The portraits, posted on Instagram and Twitter with thousands of shares, bring to light the dynamics of social networking for innovation in content creation. Tom, however, did not come to São Paulo in 2017 with his life made. He had his first job as a telemarketing advisor, still in Salvador, to be able to buy the first and only camera that, for him, was an instrument to regain self-esteem.
With it, she began photographing colleagues and shy first clients in the São Paulo state capital. The process, which began from within, had the effect of portraits that inspire the perception of beauty, especially in black people.
“Self-esteem is something we work on every day in ourselves. The point is to make them see each other with my eyes, not hers. There are a lot of people who see themselves in a very negative way because of many traumas and many things that happened in childhood, you know?”, he says.
In the universe of engagement, however, Tom realized that the likes of photos of black models had less repercussion than those of white characters. In one publication, he teased, “What do you call this in your city?”
“People don’t like it so much and comment so much, but I always post it on my profile because I want people to get used to it a lot. It is very common to see feeds from other photographers with only white, skinny, blond and blue-eyed people. I am a black person and I don’t feel represented always taking photos of white people”, says Tom.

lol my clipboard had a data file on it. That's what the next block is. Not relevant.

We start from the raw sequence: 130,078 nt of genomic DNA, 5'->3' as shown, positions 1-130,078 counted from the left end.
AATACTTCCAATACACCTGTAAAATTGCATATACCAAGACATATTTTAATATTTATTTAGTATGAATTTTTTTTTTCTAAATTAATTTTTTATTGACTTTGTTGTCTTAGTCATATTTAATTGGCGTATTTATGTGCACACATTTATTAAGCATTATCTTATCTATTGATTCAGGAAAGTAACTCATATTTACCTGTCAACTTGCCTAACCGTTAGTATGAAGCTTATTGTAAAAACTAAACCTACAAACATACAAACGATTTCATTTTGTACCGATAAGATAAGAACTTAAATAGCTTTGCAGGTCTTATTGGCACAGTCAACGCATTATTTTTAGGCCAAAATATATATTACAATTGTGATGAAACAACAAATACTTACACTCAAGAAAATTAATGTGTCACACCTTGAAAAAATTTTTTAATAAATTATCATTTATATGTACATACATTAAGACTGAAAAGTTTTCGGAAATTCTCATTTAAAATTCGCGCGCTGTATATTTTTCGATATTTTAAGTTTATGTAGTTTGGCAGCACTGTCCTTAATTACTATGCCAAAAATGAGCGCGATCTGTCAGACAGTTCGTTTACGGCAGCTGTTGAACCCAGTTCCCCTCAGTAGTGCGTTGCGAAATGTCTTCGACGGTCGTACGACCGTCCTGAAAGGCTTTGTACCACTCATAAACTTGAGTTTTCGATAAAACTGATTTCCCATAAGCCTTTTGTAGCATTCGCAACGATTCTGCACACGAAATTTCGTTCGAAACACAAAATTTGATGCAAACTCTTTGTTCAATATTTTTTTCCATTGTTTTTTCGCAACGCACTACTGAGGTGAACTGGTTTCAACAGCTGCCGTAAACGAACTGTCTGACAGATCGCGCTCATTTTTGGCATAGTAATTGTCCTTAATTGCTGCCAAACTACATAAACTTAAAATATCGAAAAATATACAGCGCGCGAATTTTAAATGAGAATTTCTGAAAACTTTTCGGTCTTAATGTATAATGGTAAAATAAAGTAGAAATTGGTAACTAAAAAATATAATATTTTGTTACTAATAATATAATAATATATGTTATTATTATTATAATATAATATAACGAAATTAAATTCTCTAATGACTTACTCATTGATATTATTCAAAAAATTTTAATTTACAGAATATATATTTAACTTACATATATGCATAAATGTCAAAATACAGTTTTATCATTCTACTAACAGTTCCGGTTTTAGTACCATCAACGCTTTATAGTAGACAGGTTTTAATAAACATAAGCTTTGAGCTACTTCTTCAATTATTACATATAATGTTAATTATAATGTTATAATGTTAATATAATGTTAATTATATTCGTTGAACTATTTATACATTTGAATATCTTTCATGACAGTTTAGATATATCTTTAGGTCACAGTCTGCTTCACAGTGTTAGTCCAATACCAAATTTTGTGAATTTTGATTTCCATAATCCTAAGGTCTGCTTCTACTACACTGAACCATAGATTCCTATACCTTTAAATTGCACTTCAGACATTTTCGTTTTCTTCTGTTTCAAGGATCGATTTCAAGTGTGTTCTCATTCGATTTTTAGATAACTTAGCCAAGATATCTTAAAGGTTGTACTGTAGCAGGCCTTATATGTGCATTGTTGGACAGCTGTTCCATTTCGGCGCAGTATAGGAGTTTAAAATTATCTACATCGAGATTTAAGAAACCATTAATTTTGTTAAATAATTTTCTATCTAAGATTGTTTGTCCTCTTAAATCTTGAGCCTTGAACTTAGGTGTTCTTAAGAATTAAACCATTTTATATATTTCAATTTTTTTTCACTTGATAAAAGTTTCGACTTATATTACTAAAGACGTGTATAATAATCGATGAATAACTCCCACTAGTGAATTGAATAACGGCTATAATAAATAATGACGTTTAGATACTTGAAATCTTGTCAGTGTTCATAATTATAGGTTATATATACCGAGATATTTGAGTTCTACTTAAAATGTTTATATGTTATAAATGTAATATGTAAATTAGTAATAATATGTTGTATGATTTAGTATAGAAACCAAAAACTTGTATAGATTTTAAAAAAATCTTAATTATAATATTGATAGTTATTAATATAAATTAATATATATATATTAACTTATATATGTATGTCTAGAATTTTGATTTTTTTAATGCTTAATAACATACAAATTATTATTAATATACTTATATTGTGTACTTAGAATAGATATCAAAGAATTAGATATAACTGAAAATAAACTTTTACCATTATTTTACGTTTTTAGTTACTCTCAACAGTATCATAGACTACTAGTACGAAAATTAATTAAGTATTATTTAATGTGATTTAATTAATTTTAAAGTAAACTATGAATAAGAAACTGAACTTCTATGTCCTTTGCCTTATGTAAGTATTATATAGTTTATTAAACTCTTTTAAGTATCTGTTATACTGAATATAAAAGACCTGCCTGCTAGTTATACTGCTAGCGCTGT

Through photography, he himself said he cured himself of low self-esteem when, still in Bahia, he made did self-portraits. On the other side of the lens – the only new equipment, unlike the camera, to date, the first he’s bought – Tom says when people are confident they will exude a unique and particular beauty: theirs.
In a world of clicking and questioning the reach of social and racial issues, the influencer argues that networks are also a place for black militancy.
“Unfortunately, we are living at a time when we are not at the top of society, much remains to be done. We also need to take this militancy thing to Instagram, a place that is very hard to see yourself. What matters most is making people feel represented,” he says. From the photos below, the strategy seems to be working.
Courtesy of Planeta MG
- The only thing I wonder about ‘Tom’ is if his real name is Antônio. Seeing the name ‘Tom’ took me back to the year 2000 when I started to really get deep into learning about Brazil. For Americans, Bossa Nova legend Antônio Carlos Jobim is often our first introduction to Brazilian music. When I started learning about Jobim’s innovative mixture of Samba and Jazz, I soon discovered that there was another guy named Tom Jobim also involved in the music scene and he looked just like Antônio. Did Antônio have a brother that he collaborated with in the same way that George Gershwin had Ira? I soon learned that, in Brazil, ‘Tom’ was the Brazilian way of shortening the name Antônio, and it’s pronounced ‘tone’. Antônio Carlos and ‘Tom’ Jobim were one and same person. Duh….Brazilian lesson of the day.
- It’s funny, based on what Tom said in the article above, I expected to Tom’s Instagram page loaded with black faces. There are no doubt black faces there, but as you check out more images, it appears that Tom is actually promoting ‘diversity’ rather than purely blackness.